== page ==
Since the demographic make-up of the mostly male campaign press corps is unlikely to change, the only realistic remedy is self-awareness on the part of correspondents and TV pundits who were too young to vote in any election in which Bill Clinton was on the ballot. It is not enough to skim the history of prior presidential races before getting on a plane to Des Moines or Manchester; a smart, young campaign-trail reporter should take pains to understand the emotions and memories that 20th-century history arouses in caucus-goers and primary voters. The other remedy (and it is one that I fear is being eroded by the slavish obsession with polls) is to leave the candidates behind for a day or two and just talk to voters. Polls, especially short-question automated telephone surveys and brief exit-poll questionnaires, never fully capture the nuances of how voters make a decision.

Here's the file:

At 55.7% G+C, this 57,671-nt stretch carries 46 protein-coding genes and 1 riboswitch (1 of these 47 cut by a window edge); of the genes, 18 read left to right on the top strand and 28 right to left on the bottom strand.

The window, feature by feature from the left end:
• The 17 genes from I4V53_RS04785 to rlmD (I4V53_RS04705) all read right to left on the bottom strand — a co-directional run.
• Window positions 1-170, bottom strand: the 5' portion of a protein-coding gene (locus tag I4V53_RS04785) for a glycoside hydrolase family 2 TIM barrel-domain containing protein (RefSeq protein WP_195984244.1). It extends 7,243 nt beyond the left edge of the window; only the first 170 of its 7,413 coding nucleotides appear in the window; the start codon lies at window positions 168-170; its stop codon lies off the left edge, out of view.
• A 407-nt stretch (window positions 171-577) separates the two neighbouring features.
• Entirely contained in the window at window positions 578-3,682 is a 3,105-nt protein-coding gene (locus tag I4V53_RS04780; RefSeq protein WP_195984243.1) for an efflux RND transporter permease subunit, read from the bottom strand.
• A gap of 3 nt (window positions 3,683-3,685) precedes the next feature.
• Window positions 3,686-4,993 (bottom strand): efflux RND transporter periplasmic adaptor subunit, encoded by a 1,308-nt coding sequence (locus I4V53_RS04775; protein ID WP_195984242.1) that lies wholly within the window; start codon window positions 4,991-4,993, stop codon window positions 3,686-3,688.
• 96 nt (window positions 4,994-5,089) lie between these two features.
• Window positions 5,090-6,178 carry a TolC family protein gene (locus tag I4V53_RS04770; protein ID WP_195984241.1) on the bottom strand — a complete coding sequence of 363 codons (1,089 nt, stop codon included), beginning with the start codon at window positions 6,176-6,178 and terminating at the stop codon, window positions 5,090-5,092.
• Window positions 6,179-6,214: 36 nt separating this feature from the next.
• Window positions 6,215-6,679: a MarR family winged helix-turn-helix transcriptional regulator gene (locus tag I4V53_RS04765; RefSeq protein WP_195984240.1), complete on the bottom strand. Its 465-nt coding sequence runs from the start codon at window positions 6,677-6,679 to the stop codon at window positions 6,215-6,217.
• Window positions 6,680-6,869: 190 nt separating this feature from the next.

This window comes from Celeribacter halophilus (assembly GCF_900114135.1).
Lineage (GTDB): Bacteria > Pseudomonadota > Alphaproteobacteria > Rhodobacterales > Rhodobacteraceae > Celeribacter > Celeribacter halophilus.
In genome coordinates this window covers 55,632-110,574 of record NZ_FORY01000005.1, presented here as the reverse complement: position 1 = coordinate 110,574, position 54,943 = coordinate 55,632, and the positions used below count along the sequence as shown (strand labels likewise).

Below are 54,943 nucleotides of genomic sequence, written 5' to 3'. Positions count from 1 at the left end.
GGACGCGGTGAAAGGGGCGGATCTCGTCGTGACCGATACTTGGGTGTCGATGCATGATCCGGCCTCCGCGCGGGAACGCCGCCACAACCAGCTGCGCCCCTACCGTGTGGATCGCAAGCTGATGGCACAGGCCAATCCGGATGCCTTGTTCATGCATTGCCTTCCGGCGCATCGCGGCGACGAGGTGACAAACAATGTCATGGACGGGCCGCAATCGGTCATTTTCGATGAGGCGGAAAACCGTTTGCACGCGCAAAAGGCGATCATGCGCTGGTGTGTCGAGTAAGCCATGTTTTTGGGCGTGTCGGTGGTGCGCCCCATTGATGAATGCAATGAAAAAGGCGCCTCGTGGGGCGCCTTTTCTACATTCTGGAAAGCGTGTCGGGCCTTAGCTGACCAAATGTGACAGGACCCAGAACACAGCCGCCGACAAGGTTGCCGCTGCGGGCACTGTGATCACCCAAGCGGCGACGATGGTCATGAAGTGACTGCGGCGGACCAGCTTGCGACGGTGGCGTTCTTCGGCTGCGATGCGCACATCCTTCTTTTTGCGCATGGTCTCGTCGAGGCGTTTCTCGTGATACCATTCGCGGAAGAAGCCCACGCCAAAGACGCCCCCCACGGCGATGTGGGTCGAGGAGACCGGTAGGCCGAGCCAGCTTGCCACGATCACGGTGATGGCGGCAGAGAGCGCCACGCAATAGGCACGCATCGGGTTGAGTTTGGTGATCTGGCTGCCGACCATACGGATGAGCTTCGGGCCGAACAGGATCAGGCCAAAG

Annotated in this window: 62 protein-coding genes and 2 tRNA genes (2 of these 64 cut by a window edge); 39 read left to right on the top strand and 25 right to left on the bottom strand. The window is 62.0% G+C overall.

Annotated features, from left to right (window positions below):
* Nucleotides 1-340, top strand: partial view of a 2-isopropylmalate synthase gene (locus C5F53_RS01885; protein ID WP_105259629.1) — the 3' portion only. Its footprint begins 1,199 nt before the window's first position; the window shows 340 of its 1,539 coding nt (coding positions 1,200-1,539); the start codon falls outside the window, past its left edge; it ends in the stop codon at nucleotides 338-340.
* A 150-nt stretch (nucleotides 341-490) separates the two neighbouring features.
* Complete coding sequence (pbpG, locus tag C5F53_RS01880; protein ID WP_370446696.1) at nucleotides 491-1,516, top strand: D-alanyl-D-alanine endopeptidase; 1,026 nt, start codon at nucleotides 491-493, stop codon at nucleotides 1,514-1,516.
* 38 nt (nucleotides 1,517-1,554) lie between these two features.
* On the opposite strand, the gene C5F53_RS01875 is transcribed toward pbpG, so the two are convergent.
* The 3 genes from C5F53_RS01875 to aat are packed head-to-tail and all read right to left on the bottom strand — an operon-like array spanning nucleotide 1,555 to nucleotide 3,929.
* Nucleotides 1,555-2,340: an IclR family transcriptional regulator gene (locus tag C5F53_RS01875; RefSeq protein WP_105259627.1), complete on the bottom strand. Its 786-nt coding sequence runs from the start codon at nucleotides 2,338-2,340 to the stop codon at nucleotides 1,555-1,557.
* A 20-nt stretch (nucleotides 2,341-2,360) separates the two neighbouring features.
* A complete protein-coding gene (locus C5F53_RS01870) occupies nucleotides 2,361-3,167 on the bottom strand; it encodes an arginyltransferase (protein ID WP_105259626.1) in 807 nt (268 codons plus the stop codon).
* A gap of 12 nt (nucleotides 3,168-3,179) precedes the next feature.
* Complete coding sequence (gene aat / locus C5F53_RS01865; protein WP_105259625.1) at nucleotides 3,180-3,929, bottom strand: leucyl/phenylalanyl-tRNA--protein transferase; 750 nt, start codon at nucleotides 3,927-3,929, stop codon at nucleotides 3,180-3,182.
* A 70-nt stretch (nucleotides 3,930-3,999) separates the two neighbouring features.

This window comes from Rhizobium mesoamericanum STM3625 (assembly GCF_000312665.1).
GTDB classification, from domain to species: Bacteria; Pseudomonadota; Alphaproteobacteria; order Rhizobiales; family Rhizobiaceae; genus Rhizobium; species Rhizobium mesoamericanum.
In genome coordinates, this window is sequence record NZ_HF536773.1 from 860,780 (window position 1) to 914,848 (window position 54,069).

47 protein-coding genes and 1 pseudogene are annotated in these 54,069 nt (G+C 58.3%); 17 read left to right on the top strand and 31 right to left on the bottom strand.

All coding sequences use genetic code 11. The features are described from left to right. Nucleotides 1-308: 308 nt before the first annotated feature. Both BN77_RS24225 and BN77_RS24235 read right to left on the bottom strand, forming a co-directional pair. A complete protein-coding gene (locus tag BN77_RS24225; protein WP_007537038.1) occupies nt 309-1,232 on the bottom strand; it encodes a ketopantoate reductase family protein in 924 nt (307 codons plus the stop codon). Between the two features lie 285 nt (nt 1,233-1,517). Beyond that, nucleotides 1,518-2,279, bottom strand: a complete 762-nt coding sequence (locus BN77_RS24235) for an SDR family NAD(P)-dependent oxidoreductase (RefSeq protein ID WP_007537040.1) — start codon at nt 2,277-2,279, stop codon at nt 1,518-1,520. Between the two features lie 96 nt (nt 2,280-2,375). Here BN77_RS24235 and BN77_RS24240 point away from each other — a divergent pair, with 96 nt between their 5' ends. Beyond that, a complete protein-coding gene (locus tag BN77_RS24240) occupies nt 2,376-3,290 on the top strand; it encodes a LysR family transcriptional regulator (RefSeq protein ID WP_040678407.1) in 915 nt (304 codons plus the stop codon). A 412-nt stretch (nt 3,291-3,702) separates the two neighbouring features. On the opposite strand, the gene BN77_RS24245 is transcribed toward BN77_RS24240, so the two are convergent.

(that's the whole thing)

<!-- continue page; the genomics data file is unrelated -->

As an older reporter, I will have to make my own adjustments for the fall campaign, when younger voters make up a larger slice of the electorate than in the GOP primaries. Rather than ignoring the cultural cues embedded in a campaign’s choice of music, for instance, I have to master them. At least I don’t have to worry about a cultural gap with the current GOP presidential contenders: Newt Gingrich campaigns in a suit on Saturdays; Mitt Romney courted his wife Ann by taking her to see The Sound of Music; and fashion-plate Rick Santorum wears the kind of sleeveless sweaters that you might encounter on a 1950s sitcom. As for any gap between Ron Paul and me, I can handle it.